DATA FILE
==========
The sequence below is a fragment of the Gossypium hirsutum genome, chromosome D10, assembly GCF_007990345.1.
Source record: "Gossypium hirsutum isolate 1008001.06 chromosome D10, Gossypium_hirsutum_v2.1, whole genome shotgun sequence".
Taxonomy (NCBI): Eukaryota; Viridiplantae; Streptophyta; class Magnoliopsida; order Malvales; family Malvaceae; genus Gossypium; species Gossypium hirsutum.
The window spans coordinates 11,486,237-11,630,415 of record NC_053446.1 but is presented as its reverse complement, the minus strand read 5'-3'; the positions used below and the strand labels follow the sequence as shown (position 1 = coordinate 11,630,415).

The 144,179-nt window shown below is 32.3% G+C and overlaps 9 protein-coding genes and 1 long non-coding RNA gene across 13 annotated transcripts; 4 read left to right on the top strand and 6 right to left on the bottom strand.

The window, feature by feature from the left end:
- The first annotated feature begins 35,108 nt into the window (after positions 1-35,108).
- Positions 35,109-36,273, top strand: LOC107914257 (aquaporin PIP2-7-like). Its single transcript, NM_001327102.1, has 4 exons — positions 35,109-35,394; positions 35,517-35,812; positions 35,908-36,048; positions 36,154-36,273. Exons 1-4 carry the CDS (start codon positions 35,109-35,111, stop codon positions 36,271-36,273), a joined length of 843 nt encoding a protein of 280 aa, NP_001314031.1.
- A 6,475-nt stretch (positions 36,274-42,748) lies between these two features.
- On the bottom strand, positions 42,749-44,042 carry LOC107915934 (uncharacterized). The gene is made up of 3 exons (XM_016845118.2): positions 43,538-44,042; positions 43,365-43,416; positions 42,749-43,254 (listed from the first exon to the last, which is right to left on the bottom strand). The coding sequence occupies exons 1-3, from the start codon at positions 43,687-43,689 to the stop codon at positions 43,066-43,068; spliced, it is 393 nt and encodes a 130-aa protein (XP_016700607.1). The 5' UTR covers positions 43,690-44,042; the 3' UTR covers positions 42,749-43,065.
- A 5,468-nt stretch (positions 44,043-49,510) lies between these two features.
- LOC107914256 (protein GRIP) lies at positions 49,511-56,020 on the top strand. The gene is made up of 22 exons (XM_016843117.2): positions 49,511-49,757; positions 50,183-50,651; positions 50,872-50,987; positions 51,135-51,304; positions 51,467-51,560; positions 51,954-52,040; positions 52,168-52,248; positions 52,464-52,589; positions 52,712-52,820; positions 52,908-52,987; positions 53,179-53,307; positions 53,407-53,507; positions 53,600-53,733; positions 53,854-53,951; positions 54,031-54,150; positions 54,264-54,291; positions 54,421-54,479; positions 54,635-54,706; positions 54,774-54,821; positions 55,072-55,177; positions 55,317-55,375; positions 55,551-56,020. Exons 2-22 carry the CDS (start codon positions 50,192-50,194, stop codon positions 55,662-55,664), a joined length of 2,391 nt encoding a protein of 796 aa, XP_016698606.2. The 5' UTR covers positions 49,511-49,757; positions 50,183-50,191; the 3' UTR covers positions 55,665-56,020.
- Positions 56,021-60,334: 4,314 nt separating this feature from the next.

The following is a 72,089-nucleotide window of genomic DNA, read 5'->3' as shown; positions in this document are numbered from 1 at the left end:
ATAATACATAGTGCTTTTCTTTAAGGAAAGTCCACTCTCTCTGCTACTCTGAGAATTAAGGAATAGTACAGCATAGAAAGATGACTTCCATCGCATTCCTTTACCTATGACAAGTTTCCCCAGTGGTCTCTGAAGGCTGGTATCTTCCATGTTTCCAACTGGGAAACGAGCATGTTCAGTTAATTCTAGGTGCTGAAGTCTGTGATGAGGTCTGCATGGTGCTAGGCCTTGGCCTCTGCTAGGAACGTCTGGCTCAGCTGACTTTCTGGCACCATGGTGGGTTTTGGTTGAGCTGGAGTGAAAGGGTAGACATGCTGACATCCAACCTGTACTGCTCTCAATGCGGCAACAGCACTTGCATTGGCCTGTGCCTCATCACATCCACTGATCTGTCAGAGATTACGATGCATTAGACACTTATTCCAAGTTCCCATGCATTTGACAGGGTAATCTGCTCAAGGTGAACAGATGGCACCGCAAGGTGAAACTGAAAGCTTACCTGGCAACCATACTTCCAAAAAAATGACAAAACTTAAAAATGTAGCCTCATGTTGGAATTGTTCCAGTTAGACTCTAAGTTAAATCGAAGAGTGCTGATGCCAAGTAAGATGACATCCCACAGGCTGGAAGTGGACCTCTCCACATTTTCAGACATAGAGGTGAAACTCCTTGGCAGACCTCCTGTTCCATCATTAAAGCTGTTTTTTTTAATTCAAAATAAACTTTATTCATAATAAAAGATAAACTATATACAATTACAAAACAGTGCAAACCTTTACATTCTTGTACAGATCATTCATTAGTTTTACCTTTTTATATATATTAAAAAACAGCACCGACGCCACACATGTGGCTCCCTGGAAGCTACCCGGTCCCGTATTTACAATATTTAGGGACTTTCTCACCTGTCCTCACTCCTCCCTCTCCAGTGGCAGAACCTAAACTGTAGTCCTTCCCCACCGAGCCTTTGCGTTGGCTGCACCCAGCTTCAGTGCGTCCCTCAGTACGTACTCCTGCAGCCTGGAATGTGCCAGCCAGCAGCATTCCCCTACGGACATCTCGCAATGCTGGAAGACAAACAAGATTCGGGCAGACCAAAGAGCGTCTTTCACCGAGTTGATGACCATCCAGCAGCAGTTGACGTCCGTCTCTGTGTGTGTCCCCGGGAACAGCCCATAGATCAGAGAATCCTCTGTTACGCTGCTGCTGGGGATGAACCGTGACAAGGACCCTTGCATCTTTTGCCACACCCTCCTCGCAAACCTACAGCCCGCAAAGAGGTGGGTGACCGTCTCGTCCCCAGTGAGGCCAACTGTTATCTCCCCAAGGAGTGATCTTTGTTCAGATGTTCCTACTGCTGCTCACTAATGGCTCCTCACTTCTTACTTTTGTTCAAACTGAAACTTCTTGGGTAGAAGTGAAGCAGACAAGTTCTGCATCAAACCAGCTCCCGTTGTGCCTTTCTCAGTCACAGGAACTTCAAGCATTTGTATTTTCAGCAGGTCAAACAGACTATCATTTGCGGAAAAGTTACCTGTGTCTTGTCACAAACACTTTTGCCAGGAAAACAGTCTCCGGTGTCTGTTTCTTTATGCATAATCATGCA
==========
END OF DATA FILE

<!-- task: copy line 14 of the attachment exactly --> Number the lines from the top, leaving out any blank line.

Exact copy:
The following is a 72,089-nucleotide window of genomic DNA, read 5'->3' as shown; positions in this document are numbered from 1 at the left end: